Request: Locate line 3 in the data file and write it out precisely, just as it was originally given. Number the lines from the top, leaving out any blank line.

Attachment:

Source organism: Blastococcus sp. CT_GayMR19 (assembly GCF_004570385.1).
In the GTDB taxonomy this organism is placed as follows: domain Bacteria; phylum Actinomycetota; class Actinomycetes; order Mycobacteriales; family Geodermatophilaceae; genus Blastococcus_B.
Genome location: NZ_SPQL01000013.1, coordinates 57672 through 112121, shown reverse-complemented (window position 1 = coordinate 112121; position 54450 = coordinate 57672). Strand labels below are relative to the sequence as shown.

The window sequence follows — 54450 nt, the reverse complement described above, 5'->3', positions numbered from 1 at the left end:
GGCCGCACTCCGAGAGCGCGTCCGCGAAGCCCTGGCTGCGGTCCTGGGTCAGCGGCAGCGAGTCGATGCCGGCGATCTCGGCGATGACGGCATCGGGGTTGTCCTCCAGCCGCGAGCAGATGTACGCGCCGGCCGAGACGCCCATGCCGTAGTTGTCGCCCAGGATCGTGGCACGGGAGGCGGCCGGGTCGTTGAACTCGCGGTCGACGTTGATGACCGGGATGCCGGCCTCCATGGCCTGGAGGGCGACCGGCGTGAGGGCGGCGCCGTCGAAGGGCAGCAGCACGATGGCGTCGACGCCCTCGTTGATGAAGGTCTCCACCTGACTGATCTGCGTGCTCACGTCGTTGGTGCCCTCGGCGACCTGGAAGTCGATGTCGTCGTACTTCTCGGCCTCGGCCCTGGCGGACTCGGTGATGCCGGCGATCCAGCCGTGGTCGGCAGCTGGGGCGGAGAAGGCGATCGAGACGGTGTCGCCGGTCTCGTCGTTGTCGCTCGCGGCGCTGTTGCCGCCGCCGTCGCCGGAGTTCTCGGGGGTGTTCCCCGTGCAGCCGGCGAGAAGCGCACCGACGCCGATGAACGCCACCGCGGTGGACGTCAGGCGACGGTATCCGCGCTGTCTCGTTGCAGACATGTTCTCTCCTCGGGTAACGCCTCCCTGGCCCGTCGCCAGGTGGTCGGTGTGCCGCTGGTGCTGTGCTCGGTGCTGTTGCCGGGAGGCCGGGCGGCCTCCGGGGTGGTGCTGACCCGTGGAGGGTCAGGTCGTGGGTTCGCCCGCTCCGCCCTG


Genome location: NZ_SPQL01000013.1, coordinates 57672 through 112121, shown reverse-complemented (window position 1 = coordinate 112121; position 54450 = coordinate 57672). Strand labels below are relative to the sequence as shown.